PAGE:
Since Regina Hall started her career in the mid 1990s, the 48- year-old actor has worked steadily in a number of comedic films. (Think: the whole “Scary Movie“ franchise). But with the success of two recent films, Hall’s stock has taken a quantum leap: 2017’s “Girls Trip,” followed by last year’s “Supporting the Girls,” for which she won a New York Film Critics Circle Award (she was the first Black woman to do so in the 83-year history of the award).  

In an interview with The New York Times Magazine on March 11, Hall says she is happily poised to be a late bloomer, and dishes on some of the differences between Black Hollywood and the industry as a whole. “I guess there are lists in Hollywood. I was on the top of one before; now I’m on the bottom of a more difficult one,” she says. Explaining further: 

How would you characterize the difference between those lists? 

There are certain films with predominantly Black casts. The list of who’s considered for parts in those is a whole different one than the list of who’s considered for films with roles that could be played by anybody. I remember there was a script that I read that I loved, and my agent told me, “They went after Amy Adams, and she’s not doing it.” And I said, “I’ll do it!” And he was like, “They love you, but they’re going to Natalie Portman.” “Oh, right.” There’s always another.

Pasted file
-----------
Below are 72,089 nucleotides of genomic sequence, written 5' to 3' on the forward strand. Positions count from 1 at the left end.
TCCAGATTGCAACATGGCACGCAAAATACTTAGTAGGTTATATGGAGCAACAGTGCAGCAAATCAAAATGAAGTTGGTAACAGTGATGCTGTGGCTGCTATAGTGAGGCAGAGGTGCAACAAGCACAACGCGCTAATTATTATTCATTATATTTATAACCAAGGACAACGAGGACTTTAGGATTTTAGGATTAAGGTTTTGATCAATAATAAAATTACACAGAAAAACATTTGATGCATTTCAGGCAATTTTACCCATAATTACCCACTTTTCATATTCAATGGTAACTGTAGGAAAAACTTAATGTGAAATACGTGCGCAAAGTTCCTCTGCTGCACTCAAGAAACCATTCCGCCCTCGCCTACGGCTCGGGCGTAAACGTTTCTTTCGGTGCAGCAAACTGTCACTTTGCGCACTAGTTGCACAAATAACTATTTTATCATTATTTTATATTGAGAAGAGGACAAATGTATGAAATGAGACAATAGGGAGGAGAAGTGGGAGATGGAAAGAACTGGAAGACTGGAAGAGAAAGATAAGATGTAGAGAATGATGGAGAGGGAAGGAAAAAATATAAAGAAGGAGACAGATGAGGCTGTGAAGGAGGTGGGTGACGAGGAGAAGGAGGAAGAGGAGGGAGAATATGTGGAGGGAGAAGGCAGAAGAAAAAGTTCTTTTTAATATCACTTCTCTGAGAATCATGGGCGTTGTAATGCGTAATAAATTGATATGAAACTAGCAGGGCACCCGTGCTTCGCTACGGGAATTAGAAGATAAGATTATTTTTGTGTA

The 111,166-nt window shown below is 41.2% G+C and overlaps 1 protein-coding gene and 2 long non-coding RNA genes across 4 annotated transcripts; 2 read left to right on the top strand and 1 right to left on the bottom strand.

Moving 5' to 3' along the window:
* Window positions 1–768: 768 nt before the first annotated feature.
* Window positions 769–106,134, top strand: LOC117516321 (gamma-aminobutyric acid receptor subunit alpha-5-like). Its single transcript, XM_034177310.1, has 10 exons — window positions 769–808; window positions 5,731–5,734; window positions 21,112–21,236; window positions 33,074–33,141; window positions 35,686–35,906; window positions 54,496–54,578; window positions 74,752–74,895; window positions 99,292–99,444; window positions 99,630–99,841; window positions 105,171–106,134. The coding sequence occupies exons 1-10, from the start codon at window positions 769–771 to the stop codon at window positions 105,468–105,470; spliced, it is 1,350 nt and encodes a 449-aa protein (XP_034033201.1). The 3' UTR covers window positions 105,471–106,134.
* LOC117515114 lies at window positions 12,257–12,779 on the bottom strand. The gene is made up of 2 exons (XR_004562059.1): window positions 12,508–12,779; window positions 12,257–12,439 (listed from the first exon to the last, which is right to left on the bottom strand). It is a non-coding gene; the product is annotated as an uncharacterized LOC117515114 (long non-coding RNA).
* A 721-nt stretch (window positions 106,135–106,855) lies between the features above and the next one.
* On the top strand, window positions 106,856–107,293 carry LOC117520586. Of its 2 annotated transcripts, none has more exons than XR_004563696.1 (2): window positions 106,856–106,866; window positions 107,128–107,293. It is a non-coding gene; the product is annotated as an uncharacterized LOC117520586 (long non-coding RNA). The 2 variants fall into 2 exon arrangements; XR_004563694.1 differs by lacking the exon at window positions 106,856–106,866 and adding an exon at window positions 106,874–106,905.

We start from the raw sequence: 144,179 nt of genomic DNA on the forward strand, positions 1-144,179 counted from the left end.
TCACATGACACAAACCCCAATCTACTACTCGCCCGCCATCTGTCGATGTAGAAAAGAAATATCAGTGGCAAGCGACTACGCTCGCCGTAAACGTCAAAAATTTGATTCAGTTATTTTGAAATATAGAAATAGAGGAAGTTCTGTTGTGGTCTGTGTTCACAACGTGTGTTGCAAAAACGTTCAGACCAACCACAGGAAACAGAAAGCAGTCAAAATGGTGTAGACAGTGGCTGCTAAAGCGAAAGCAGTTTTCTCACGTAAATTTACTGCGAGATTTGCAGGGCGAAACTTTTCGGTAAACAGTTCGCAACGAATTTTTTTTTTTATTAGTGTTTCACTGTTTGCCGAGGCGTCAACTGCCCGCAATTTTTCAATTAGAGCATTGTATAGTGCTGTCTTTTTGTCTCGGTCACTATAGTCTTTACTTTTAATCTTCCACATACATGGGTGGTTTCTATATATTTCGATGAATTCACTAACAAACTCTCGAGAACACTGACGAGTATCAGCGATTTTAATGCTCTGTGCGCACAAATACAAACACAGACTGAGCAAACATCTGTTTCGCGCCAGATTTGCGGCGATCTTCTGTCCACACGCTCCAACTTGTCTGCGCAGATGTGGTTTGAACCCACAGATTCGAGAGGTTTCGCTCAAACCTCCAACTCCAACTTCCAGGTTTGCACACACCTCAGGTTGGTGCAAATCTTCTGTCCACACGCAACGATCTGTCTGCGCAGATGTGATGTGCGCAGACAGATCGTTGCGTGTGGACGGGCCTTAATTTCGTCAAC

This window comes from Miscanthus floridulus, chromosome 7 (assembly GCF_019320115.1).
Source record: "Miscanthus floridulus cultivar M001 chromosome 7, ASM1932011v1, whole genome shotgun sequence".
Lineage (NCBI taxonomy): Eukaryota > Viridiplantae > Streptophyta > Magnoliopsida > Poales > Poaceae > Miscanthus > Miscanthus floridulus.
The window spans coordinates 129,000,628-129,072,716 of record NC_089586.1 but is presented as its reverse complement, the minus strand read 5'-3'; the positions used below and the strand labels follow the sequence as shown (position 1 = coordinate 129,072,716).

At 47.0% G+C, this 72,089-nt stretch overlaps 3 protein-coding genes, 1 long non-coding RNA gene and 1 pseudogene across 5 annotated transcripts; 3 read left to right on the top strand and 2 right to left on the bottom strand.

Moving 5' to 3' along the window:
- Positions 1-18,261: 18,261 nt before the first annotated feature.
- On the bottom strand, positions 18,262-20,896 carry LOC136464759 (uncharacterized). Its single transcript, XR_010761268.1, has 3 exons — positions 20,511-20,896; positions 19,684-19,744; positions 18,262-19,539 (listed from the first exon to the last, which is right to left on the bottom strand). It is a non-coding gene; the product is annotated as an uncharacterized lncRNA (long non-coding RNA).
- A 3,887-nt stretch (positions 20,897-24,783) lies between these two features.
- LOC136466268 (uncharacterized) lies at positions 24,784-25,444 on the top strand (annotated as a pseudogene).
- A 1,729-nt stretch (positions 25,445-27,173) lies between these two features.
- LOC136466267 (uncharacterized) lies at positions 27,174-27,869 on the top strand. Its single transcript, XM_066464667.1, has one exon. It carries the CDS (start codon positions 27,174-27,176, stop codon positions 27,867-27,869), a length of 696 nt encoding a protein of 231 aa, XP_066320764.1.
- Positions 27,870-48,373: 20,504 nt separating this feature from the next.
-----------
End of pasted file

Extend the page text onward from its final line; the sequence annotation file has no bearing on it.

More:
I was listening to you on Michael Rapaport’s podcast, and you two had a digression about navigating Black Hollywood. In terms of your own career, how does Black Hollywood diverge from and intersect with Hollywood writ large?  

We have a support system. I was once with my business manager, I don’t remember where, and somebody was looking at me. I said, “They probably recognize me.” My manager goes, “Why would you say that?” “They’re Black.” “What does that mean?” “It means they’ve seen the movies!” Black audiences are what I’ve considered my base, and I will always make movies for that base.”

The actor, who once envisioned a career as a journalist and didn’t begin acting until her mid 20s, offers some juicy insider tidbits on what it’s like to work with Tiffany Haddish and Sanaa Lathan, her experiences parodying negative stereotypes about Black women as hypersexualized in “Scary Movie” and how she once considered becoming a nun. Hall also reveals some insights about her approach to spirituality. “My idea of success has changed,” she says. “Now I think about it more in terms of present-moment happiness than ‘if this happens then that might happen.’”  

Expect to see a lot of Hall in the next few months. She is currently starring in Showtime’s Wall Street satire “Black Monday,” and will appear on the big screen in two films this spring: She co-stars with Issa Rae in the comedy “Little,” which comes out in April, and will be in a “Shaft” sequel this June.

Read the whole article in The New York Times Magazine.